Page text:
Dominic Culpepper, Lamar’s son, is among those who are affected by the recent Supreme Court ruling that mandatory life without parole sentences are a violation of the Eighth Constitutional Amendment relating to cruel and unusual punishments. While much more change and reform is needed regarding the treatment of America’s juveniles in the adult prison system, the ruling recognized the fundamental differences between children and adults.
Lamar discussed the ruling and its implications, stating: “Roberts was absolutely correct in acknowledging the attitude of our society toward the philosophy of punishing juveniles for their crimes. The majority of the court, especially as voiced by Justice Breyer, emphasized the indisputable psychological and neuroscientific facts that juvenile brains differ from those of adults.”
Many Americans recognize that juveniles are different than adults, but science confirms it. “These facts,” Lamar added, “were never disputed; however, Roberts and like-minded justices noted that it is the decision of the legislatures to determine whether the differences between children and adults even matter. Given who we are as a civilization, apparently, we are as a majority indifferent to the possibility of reform or the potential for change; therefore, the court responds to the argument by essentially sticking its finger in the air to determine which way the wind is blowing and relegating judgment to the legislature. The Supreme Court majority members had an opportunity to address that argument, and it did not.”
One of the things that Lamar would like to see in the future is a shift in the culture of the current justice system from one that is retributive to one with a much greater emphasis on intervention and rehabilitation. He pointed out that the current system is not only outdated, but has been proven ineffective through analysis of recidivism rates, entrenched criminal thinking, and other related matters.
Lamar believes that much of the solution may be found in taking an alternate approach to those in the criminal justice system. “The principles of restorative justice applied demonstrates that the repeating of offenses ceases, personal responsibility increases, and the opportunity for healing from the offenses committed becomes possible for both victims and perpetrators, who then can go and offend no more,” he explained.
He maintains that the training of corrections staff is an important component when it comes to promoting this kind of change. These individuals, once trained in intervention techniques, may help inmates “assume personal responsibility for managing themselves and their lives, rather than persisting in criminal patterns of behavior.”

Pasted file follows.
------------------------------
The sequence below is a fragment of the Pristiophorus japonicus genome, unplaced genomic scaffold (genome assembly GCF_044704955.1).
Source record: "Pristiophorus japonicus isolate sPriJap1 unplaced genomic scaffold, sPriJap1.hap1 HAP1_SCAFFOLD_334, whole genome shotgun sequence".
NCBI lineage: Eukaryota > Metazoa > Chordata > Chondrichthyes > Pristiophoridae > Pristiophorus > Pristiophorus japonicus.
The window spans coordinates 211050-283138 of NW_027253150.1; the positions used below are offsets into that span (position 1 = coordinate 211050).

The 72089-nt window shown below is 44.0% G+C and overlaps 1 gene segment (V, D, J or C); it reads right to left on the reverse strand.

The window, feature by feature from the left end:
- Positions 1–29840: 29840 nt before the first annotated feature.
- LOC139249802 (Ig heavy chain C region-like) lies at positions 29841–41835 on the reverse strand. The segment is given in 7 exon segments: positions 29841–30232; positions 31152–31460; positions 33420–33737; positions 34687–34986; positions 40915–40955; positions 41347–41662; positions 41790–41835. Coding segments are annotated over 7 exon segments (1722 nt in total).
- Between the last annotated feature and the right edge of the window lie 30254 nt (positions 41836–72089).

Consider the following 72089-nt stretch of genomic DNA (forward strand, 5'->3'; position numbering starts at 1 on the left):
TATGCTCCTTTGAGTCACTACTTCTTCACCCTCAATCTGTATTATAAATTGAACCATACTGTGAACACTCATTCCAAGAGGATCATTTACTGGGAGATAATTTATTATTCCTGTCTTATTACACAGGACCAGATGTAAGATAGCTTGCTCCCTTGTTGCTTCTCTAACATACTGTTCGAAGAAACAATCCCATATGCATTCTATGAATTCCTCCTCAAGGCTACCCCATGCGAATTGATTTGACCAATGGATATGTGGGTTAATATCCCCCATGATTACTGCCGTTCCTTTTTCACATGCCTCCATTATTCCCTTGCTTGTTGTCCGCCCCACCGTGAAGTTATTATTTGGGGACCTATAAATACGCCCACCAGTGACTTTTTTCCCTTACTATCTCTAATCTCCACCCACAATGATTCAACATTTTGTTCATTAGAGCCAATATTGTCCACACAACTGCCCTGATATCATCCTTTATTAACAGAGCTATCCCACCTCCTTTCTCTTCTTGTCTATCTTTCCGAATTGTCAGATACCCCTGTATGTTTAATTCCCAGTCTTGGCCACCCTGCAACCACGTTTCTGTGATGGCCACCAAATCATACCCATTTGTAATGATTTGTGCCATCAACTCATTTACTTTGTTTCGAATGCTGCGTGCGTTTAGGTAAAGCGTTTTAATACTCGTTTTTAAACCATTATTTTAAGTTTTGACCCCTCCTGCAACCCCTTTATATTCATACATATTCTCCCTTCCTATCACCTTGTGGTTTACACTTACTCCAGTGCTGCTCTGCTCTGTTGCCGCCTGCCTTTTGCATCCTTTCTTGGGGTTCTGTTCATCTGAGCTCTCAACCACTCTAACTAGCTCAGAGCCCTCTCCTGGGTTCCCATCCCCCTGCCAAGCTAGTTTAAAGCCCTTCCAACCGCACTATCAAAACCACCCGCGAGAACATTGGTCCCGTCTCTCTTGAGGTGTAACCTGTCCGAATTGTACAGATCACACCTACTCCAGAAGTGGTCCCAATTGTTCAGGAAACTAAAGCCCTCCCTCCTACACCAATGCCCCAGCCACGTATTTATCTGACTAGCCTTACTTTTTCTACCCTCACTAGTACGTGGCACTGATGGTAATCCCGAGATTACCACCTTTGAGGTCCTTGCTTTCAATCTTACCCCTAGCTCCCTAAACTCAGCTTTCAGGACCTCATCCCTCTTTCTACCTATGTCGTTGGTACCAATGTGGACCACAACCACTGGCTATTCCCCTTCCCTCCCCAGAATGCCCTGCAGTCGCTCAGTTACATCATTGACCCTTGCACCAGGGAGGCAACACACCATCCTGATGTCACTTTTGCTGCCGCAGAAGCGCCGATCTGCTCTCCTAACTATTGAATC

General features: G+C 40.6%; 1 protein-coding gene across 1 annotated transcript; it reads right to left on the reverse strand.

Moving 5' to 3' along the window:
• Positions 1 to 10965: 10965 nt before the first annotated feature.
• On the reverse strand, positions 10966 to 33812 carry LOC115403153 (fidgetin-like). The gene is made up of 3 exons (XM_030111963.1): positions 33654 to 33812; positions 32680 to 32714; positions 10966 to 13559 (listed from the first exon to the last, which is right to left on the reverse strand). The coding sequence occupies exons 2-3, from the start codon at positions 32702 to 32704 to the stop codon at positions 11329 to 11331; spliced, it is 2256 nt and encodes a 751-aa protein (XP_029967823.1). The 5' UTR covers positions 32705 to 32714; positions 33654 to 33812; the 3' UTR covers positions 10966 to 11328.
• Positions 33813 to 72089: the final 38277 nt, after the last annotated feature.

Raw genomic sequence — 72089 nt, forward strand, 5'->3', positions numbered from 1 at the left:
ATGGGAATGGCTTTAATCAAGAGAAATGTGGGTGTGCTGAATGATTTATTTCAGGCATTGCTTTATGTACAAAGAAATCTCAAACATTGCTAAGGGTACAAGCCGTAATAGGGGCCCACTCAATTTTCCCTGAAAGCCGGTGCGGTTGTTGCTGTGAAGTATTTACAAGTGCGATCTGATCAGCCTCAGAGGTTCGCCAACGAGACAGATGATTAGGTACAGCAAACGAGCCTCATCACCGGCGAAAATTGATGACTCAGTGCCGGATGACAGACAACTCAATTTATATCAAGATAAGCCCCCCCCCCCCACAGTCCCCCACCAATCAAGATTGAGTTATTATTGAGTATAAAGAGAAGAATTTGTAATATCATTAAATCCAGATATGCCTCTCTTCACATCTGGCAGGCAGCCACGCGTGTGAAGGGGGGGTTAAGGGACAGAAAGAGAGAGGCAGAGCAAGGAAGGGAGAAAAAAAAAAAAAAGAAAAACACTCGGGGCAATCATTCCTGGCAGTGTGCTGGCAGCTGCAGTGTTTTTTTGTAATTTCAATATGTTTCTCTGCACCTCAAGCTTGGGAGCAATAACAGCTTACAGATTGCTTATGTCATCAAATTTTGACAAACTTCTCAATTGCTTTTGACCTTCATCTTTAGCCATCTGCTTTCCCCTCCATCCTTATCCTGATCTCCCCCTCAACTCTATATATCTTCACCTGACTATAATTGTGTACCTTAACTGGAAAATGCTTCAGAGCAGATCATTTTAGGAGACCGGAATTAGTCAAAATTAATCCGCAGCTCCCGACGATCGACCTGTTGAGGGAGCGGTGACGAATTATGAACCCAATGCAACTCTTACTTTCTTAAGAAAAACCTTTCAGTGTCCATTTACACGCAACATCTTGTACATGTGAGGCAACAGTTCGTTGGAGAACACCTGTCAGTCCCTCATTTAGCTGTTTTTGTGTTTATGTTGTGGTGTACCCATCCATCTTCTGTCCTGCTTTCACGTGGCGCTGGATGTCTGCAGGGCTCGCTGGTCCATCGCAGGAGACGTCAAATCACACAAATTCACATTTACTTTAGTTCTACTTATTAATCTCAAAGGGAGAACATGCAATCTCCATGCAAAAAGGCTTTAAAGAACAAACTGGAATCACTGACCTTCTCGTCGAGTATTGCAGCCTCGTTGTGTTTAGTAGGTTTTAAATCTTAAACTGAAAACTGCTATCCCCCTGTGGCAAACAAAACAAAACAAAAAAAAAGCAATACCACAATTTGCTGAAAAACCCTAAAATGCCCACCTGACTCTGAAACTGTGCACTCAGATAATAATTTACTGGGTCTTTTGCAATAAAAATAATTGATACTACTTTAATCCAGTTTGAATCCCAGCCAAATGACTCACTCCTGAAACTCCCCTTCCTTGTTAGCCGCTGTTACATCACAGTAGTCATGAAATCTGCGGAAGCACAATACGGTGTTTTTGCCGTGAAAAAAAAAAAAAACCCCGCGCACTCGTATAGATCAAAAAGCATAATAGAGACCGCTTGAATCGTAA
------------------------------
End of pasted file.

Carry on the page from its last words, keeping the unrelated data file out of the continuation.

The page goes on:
Addressing people outside of the prison system, he recommended the following:
“For those who are willing to be responsible for the country in which we live, for our states, counties, and municipalities in which we have a more influential voice, be responsible for what difference you are not making for your silence. Educate yourself about what is happening about which you would disagree or even be appalled for being contrary to your professed beliefs and standards. Be attentive to reports of atrocities committed against juveniles–or against anyone in prison–who are dependent upon the custodial care of their keepers, who are often guilty of being their tormentors. Juveniles are often placed within adult populations, are beaten and abused, sexually molested, and are not provided adequate protection as mandated for the departments of correction.”
He wants people to understand that many children are good candidates for rehabilitation when they are willing to accept accountability for their behavior and assume responsibility for their learning.
“The travesty of justice,” he noted, “is the failing of our weaker, troubled, younger members by those members of society who have the opportunity and the ability to intervene but turn their backs. By our judgment–or lack of judgment–of what is right, we will be judged.”
Lamar is a living reminder of our human and social responsibility to promote positive change in the lives of others. People have the choice to accept life as it is or to take ownership of their responsibility when it comes to identifying problems and implementing solutions. He is also a reminder of the profound impact one or two people can have on countless other lives.
A video detailing some of Lamar’s work and advocacy may be viewed here.
You may contact Lamar or learn more about his seminars here.